Irma board, originally spelled IRMA board, refers to a brand of coaxial interface cards for PCs and Macintosh computers used to enable 3270 emulator programs to connect to IBM mainframe computers.[1][2] IRMA boards were used to connect PCs and Macs to IBM 3274 terminal controllers.[3]

DCA Irma board for PCs (IRMA II ISA)

IRMA boards supported both Control Unit Terminal (CUT) and Distributed Function Terminal (DFT) mode, although the later required additional software–DFT mode supported multiple simultaneous mainframe sessions.[4]

IRMA boards were invented by Technical Analysis Corp. (TAC), acquired by Digital Communications Associates, Inc. (DCA) who manufactured and marketed the Irma products from 1982 on. DCA[1] of Alpharetta, Georgia, was acquired in 1994 by Attachmate of Bellevue, Washington.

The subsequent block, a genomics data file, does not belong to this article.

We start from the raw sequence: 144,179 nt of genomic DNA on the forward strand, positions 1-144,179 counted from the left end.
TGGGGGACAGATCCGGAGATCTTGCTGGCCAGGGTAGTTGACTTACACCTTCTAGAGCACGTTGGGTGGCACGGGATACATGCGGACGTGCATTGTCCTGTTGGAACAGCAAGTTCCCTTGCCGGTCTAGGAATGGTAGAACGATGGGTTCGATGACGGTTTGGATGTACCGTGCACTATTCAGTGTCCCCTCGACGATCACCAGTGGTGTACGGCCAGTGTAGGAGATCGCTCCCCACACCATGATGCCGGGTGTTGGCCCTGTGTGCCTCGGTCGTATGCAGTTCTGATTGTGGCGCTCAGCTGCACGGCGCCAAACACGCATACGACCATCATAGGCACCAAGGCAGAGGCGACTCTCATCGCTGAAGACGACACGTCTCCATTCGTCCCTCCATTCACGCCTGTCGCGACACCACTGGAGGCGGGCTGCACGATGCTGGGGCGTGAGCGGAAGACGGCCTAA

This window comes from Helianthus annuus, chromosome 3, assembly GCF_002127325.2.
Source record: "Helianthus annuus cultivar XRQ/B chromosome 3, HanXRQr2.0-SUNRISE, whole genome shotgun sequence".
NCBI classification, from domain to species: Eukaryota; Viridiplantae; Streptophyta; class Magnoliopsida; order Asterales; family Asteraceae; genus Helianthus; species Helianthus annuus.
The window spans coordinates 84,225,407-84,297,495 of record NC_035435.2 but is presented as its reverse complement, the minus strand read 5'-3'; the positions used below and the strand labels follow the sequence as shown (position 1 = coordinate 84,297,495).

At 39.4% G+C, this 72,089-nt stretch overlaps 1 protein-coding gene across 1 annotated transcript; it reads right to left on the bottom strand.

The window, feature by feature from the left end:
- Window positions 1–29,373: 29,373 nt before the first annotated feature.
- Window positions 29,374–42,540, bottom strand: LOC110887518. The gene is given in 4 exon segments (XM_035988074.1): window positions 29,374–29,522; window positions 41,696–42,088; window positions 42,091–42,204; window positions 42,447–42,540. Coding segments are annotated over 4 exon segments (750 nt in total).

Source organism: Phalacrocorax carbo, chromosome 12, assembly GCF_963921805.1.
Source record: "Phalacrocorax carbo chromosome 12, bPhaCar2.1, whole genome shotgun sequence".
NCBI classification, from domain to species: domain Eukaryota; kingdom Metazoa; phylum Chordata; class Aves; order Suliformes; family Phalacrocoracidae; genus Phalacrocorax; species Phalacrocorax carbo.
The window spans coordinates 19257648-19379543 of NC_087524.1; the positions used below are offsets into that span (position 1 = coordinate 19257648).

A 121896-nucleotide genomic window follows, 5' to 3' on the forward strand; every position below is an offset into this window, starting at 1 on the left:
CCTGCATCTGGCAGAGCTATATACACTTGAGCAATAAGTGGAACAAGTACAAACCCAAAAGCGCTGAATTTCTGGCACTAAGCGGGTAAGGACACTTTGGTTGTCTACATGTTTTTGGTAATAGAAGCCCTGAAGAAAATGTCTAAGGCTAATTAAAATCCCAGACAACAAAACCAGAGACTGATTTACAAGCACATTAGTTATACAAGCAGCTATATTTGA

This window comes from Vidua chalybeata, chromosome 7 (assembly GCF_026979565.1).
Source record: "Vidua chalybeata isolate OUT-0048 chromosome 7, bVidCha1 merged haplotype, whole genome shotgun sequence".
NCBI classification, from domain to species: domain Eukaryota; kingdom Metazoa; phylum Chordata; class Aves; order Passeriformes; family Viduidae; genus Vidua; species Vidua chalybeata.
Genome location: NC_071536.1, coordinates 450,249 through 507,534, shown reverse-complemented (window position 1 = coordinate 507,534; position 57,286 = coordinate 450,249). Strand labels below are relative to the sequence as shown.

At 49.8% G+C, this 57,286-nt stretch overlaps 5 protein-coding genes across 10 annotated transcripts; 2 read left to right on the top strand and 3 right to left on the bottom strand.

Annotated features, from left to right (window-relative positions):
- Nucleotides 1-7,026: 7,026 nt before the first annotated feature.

A board with all the capabilities of that which would eventually be called IRMA was originally developed in-house by Amdahl Corp in 1977, but it was not actively marketed by Amdahl.[citation needed]

See also



  1. ^ a b DCA Planning for Upcoming Era of Interactive Communications
  2. ^ Dong, Jielin (2007). Network dictionary. Saratoga, Calif.: Javvin Technologies, Inc. p. 262. ISBN 978-1-60267-000-6. OCLC 228403413.{{cite book}}: CS1 maint: date and year (link)
  3. ^ Singer, John (22 January 1985). "PC Metamorphosis: 3270 Emulation". PC Mag. 4 (2). Ziff Davis, Inc.: 170. ISSN 0888-8507 – via Google Books.
  4. ^ Stephens, Mark (16 October 1989). "Mac Irma Cards to Run 5 Simultaneous Sessions". InfoWorld. 11 (42). InfoWorld Media Group, Inc.: 29. ISSN 0199-6649 – via Google Books.